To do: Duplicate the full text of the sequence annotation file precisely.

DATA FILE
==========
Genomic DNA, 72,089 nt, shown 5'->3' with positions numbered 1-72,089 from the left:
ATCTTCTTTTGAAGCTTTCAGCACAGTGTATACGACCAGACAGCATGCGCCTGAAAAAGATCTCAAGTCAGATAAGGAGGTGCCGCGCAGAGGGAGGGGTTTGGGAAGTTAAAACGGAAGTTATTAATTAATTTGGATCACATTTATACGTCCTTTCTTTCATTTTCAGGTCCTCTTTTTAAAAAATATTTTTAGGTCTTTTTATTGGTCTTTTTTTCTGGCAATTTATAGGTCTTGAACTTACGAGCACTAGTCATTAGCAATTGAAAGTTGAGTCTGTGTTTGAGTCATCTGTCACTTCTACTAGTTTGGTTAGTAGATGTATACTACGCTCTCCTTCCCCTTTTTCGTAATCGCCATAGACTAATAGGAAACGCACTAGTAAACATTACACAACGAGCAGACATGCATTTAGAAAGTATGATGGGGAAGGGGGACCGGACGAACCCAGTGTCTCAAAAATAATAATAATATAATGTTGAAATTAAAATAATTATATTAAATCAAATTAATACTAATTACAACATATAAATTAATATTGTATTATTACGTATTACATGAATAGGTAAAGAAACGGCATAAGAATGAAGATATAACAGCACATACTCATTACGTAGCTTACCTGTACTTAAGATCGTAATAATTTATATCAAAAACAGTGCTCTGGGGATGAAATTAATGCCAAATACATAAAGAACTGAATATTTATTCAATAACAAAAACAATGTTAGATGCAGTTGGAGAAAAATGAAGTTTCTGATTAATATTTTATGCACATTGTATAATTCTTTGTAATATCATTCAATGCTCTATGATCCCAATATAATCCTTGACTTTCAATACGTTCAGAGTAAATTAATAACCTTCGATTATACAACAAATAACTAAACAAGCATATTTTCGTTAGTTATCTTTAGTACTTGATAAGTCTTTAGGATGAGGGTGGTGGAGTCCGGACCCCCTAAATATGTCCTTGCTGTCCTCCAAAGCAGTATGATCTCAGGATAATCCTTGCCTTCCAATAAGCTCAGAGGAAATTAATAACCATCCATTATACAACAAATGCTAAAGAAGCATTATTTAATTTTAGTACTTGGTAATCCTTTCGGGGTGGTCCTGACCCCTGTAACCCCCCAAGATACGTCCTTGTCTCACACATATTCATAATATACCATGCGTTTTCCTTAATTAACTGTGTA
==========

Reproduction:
Genomic DNA, 72,089 nt, shown 5'->3' with positions numbered 1-72,089 from the left:
ATCTTCTTTTGAAGCTTTCAGCACAGTGTATACGACCAGACAGCATGCGCCTGAAAAAGATCTCAAGTCAGATAAGGAGGTGCCGCGCAGAGGGAGGGGTTTGGGAAGTTAAAACGGAAGTTATTAATTAATTTGGATCACATTTATACGTCCTTTCTTTCATTTTCAGGTCCTCTTTTTAAAAAATATTTTTAGGTCTTTTTATTGGTCTTTTTTTCTGGCAATTTATAGGTCTTGAACTTACGAGCACTAGTCATTAGCAATTGAAAGTTGAGTCTGTGTTTGAGTCATCTGTCACTTCTACTAGTTTGGTTAGTAGATGTATACTACGCTCTCCTTCCCCTTTTTCGTAATCGCCATAGACTAATAGGAAACGCACTAGTAAACATTACACAACGAGCAGACATGCATTTAGAAAGTATGATGGGGAAGGGGGACCGGACGAACCCAGTGTCTCAAAAATAATAATAATATAATGTTGAAATTAAAATAATTATATTAAATCAAATTAATACTAATTACAACATATAAATTAATATTGTATTATTACGTATTACATGAATAGGTAAAGAAACGGCATAAGAATGAAGATATAACAGCACATACTCATTACGTAGCTTACCTGTACTTAAGATCGTAATAATTTATATCAAAAACAGTGCTCTGGGGATGAAATTAATGCCAAATACATAAAGAACTGAATATTTATTCAATAACAAAAACAATGTTAGATGCAGTTGGAGAAAAATGAAGTTTCTGATTAATATTTTATGCACATTGTATAATTCTTTGTAATATCATTCAATGCTCTATGATCCCAATATAATCCTTGACTTTCAATACGTTCAGAGTAAATTAATAACCTTCGATTATACAACAAATAACTAAACAAGCATATTTTCGTTAGTTATCTTTAGTACTTGATAAGTCTTTAGGATGAGGGTGGTGGAGTCCGGACCCCCTAAATATGTCCTTGCTGTCCTCCAAAGCAGTATGATCTCAGGATAATCCTTGCCTTCCAATAAGCTCAGAGGAAATTAATAACCATCCATTATACAACAAATGCTAAAGAAGCATTATTTAATTTTAGTACTTGGTAATCCTTTCGGGGTGGTCCTGACCCCTGTAACCCCCCAAGATACGTCCTTGTCTCACACATATTCATAATATACCATGCGTTTTCCTTAATTAACTGTGTA